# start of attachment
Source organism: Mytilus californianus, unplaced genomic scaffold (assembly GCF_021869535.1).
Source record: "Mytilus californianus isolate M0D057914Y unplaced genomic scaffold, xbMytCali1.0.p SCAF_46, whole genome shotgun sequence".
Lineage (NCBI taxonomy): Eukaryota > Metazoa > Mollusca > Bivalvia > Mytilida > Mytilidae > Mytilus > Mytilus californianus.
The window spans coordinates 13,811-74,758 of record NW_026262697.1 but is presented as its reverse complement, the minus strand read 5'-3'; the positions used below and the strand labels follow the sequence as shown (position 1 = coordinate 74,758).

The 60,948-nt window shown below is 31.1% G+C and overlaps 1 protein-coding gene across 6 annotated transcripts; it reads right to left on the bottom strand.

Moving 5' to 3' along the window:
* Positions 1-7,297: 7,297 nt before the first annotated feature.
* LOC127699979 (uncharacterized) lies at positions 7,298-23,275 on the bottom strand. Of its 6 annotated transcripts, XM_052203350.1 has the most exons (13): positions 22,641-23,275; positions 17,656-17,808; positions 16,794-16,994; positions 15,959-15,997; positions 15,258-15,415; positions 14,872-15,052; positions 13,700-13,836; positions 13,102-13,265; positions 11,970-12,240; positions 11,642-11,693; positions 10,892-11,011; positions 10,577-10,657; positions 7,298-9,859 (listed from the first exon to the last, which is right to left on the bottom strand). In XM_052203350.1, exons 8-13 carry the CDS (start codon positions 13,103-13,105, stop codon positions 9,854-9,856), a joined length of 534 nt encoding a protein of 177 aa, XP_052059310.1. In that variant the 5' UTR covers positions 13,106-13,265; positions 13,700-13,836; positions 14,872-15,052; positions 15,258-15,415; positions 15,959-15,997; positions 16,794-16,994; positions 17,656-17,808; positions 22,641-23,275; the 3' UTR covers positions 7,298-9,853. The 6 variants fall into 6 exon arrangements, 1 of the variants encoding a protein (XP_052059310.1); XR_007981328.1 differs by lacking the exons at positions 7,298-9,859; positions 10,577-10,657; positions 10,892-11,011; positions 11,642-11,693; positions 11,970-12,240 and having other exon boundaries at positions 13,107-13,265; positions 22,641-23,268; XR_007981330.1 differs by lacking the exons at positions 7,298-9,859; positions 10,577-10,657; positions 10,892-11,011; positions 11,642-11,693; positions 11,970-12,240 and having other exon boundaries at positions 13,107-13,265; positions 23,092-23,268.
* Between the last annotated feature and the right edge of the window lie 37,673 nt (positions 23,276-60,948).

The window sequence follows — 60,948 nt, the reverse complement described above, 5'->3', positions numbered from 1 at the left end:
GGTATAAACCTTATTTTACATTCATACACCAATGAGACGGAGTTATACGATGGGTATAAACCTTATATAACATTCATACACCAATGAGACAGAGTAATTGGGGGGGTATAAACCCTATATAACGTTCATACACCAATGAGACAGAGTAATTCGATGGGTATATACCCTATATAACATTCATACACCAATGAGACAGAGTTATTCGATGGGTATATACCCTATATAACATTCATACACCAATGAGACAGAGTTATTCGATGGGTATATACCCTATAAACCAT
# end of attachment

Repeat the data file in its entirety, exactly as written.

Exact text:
Source organism: Mytilus californianus, unplaced genomic scaffold (assembly GCF_021869535.1).
Source record: "Mytilus californianus isolate M0D057914Y unplaced genomic scaffold, xbMytCali1.0.p SCAF_46, whole genome shotgun sequence".
Lineage (NCBI taxonomy): Eukaryota > Metazoa > Mollusca > Bivalvia > Mytilida > Mytilidae > Mytilus > Mytilus californianus.
The window spans coordinates 13,811-74,758 of record NW_026262697.1 but is presented as its reverse complement, the minus strand read 5'-3'; the positions used below and the strand labels follow the sequence as shown (position 1 = coordinate 74,758).

The 60,948-nt window shown below is 31.1% G+C and overlaps 1 protein-coding gene across 6 annotated transcripts; it reads right to left on the bottom strand.

Moving 5' to 3' along the window:
* Positions 1-7,297: 7,297 nt before the first annotated feature.
* LOC127699979 (uncharacterized) lies at positions 7,298-23,275 on the bottom strand. Of its 6 annotated transcripts, XM_052203350.1 has the most exons (13): positions 22,641-23,275; positions 17,656-17,808; positions 16,794-16,994; positions 15,959-15,997; positions 15,258-15,415; positions 14,872-15,052; positions 13,700-13,836; positions 13,102-13,265; positions 11,970-12,240; positions 11,642-11,693; positions 10,892-11,011; positions 10,577-10,657; positions 7,298-9,859 (listed from the first exon to the last, which is right to left on the bottom strand). In XM_052203350.1, exons 8-13 carry the CDS (start codon positions 13,103-13,105, stop codon positions 9,854-9,856), a joined length of 534 nt encoding a protein of 177 aa, XP_052059310.1. In that variant the 5' UTR covers positions 13,106-13,265; positions 13,700-13,836; positions 14,872-15,052; positions 15,258-15,415; positions 15,959-15,997; positions 16,794-16,994; positions 17,656-17,808; positions 22,641-23,275; the 3' UTR covers positions 7,298-9,853. The 6 variants fall into 6 exon arrangements, 1 of the variants encoding a protein (XP_052059310.1); XR_007981328.1 differs by lacking the exons at positions 7,298-9,859; positions 10,577-10,657; positions 10,892-11,011; positions 11,642-11,693; positions 11,970-12,240 and having other exon boundaries at positions 13,107-13,265; positions 22,641-23,268; XR_007981330.1 differs by lacking the exons at positions 7,298-9,859; positions 10,577-10,657; positions 10,892-11,011; positions 11,642-11,693; positions 11,970-12,240 and having other exon boundaries at positions 13,107-13,265; positions 23,092-23,268.
* Between the last annotated feature and the right edge of the window lie 37,673 nt (positions 23,276-60,948).

The window sequence follows — 60,948 nt, the reverse complement described above, 5'->3', positions numbered from 1 at the left end:
GGTATAAACCTTATTTTACATTCATACACCAATGAGACGGAGTTATACGATGGGTATAAACCTTATATAACATTCATACACCAATGAGACAGAGTAATTGGGGGGGTATAAACCCTATATAACGTTCATACACCAATGAGACAGAGTAATTCGATGGGTATATACCCTATATAACATTCATACACCAATGAGACAGAGTTATTCGATGGGTATATACCCTATATAACATTCATACACCAATGAGACAGAGTTATTCGATGGGTATATACCCTATAAACCAT